I was diagnosed with IIH in the spring of 2010. I was having some vision changes that were bothering me and headaches that felt like I had a constant sinus infection. I'd complained to my doctor a few times about these sinus headaches and a whooshing noise in my ear. Of course, there was nothing wrong with my sinuses or my ear. It wasn't until I saw my eye doctor for a routine exam that he spotted the papilladema and sent me for further tests. The first few months were terrible. I was what I can only describe as motion sick all of the time. I found I was allergic to Diamox. I tried numerous things for the headaches and nothing helped. I started taking Lasix and things mellowed out. 'Mellowed' may not be the word other people would choose, but for those of us living with IIH, there are some things we just think of as normal. I still have headaches, mostly in the morning, but sometimes whenever they please. I still have a lot of noise in my ear. And the vision changes are daily. I feel queasy from time to time and the motion sickness I have always had is amplified by the IIH.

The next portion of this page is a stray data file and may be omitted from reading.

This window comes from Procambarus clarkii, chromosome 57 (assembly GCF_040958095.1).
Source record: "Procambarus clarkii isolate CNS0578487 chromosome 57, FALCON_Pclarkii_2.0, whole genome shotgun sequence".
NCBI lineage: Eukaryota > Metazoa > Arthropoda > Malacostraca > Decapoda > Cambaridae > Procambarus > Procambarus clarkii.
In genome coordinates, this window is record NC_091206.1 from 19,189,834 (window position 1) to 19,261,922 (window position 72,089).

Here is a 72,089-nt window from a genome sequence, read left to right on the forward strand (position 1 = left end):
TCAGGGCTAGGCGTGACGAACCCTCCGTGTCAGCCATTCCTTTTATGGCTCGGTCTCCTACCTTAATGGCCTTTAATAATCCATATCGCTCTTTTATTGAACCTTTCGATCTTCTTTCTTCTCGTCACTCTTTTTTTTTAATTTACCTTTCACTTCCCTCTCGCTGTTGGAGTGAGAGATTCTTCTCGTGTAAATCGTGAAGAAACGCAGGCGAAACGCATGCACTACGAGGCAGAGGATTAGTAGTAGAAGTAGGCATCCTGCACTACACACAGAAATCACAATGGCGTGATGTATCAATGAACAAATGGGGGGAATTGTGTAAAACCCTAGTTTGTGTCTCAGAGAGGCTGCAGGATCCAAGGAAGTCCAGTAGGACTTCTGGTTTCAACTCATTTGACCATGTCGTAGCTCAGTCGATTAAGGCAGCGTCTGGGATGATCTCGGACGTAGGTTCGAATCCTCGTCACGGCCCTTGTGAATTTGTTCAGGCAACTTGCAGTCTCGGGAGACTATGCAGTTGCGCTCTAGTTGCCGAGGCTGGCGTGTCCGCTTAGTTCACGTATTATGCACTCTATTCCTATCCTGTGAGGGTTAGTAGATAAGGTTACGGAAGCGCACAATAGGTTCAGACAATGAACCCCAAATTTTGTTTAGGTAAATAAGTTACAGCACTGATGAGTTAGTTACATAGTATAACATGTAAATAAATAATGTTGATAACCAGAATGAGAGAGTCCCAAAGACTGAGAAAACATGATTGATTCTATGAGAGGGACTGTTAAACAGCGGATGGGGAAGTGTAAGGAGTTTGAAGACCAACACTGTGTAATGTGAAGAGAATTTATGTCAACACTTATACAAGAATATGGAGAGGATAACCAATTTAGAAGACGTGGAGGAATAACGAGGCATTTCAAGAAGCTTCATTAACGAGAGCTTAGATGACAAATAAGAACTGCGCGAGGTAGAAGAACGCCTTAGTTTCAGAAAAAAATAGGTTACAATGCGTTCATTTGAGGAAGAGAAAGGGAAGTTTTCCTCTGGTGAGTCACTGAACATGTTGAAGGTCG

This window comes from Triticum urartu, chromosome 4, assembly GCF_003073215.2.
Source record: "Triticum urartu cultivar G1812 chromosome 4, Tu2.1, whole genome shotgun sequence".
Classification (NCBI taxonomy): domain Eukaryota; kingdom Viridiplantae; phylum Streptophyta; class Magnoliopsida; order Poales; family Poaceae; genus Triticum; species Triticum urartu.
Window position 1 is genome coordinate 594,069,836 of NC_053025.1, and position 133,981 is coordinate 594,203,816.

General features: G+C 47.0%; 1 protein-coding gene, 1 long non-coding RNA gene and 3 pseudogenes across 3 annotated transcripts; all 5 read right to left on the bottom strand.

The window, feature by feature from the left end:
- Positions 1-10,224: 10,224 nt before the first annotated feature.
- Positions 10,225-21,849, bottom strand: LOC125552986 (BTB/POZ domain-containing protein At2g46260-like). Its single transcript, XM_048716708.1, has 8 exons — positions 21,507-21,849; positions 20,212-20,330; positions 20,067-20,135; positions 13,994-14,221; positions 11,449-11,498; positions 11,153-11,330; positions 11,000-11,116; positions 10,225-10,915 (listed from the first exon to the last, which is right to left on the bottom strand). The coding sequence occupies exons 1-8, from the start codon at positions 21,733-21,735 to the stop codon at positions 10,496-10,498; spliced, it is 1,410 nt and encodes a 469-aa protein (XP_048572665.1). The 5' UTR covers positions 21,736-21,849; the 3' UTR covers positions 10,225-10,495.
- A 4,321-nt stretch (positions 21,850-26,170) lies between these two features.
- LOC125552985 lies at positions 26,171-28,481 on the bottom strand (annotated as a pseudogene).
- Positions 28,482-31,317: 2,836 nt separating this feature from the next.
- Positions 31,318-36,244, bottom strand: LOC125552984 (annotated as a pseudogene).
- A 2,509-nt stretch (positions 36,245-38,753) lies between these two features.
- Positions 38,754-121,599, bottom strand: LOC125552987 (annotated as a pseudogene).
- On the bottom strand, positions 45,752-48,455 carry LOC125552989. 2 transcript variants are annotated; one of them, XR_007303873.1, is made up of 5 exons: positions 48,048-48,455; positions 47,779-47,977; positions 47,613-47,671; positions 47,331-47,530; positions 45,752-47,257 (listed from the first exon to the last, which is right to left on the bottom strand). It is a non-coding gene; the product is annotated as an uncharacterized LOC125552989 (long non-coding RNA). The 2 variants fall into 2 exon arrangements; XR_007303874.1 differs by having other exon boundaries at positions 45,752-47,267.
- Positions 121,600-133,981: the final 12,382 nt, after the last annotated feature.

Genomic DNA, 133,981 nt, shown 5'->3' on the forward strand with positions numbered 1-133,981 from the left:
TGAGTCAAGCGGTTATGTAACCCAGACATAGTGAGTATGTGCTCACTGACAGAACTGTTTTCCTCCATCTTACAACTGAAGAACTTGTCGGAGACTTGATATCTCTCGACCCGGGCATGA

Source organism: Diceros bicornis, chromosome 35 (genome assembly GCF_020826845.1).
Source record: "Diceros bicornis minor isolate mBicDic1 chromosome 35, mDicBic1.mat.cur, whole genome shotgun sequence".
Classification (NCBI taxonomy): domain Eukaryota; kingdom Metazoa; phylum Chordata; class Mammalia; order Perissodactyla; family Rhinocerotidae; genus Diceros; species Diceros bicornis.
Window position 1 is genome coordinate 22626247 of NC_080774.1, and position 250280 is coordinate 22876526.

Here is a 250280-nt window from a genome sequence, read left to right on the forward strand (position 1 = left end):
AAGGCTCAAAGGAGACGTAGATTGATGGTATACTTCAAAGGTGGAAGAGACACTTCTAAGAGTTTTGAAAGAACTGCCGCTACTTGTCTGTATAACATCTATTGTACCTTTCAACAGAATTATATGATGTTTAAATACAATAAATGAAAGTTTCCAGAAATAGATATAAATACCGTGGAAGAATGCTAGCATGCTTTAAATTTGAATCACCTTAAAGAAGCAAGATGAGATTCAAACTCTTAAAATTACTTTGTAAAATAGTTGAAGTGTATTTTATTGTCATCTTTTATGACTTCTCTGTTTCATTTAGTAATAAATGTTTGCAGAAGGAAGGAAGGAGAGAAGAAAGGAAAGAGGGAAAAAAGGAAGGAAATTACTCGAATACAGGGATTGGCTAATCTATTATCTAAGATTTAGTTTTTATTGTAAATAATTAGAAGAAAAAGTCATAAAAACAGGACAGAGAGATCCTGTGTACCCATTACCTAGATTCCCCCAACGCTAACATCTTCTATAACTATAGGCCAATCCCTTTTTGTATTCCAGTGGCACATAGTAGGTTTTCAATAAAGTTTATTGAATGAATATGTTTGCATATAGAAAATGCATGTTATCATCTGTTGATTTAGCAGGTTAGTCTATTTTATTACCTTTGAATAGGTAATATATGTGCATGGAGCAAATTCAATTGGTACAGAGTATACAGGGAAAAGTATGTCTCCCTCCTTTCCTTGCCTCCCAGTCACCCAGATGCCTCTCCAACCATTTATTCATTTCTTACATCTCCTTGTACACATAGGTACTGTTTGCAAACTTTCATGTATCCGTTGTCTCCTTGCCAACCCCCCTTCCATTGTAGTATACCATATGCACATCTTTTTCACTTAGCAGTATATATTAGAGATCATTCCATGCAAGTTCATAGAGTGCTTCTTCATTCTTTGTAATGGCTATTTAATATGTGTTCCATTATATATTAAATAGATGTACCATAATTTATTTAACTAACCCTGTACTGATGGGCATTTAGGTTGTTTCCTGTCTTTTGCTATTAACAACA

In 2011 when I saw my opthamologist, there were few changes since my diagnoses. The plan was to continue the Lasix and losing weight. I did so. Because I am uninsured, I didn't have an eye exam again until last month. Immediately my eye doctor contacted my primary care provider and they spoke with a neuro-opthamologist. I was told I needed to immediately be seen as I more than likely need a shunt. Apparently from 2011 to 2012, I lost all but the center vision in my right eye. This is new and scary. I don't know anything about these shunts and joined this forum to read others' stories about them. I hope that this helps me, but I am afraid of the long-term implications of having a shunt. For whatever reason, I find this part of the IIH journey much more scary than the original diagnosis. I had simply hoped that medication and weight loss would make the pressure decrease. Apparently that just isn't how it works. At least not for a lot of people.
Thank you all for sharing your stories so I could learn from them and learn more about IIH. I look forward to interacting with you all in the future.